As the lights were turned on, I was able to appreciate the classic design of the interior. Arches supporting the vault rested on slim columns running through the pews on either side of the main aisle. Using what I suspect is maple or pecan, the reredos spans the width of the sanctuary, and has a second full-width screen placed perhaps 12-feet in front. The altar table, lectern, pulpit and cathedra are all in front of the screen, carved with the same wood. Above the back screen are murals, pairs of saints on either side of a representation of Pentecost. A small pipe organ sits against the side wall, with the stone-inlay baptismal font on the opposite wall.
Over the narthex are more carvings in the loft, which houses the larger organ with central trumpets. The lighting gives the vault and walls a sunny, warm color, mimicking daylight. Narrow dual-panel stained-glass windows feature Old Testament patriarchs and prophets on one side, Church Fathers and saints on the opposite. The side aisle altars along the sanctuary honor Mary with child on the right, Joseph on the left.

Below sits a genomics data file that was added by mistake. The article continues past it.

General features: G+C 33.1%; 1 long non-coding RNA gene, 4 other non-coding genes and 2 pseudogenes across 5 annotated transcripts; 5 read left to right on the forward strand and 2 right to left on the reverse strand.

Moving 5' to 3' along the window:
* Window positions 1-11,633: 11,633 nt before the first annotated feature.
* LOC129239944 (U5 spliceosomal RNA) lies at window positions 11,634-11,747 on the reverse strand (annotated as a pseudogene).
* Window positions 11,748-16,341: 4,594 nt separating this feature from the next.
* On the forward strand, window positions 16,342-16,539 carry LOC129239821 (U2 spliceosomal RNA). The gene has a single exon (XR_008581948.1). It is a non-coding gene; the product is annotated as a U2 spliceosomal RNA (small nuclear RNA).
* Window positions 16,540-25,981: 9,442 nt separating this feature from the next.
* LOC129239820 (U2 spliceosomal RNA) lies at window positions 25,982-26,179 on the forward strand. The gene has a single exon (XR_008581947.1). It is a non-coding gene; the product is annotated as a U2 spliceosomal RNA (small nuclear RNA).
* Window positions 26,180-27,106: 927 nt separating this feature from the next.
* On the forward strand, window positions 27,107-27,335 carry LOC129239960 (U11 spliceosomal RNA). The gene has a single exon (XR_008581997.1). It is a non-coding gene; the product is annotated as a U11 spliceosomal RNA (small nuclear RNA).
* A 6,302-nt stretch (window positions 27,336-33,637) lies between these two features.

Returning to the hall, I passed a stone carving hanging on the wall over the information table, a Last Supper. A lovely rose window with geometric designs surrounding the emblem of the key of St Peter fills the back wall. The folks were gracious and friendly, wishing me safe journeys as I departed. One observation I made was that I saw no representation of the patron, the Archangel Raphael in the cathedral. My route was due south 70 miles on US-61 to Davenport, which is also on the Mississippi River. I set my destination for what I thought was the protestant cathedral.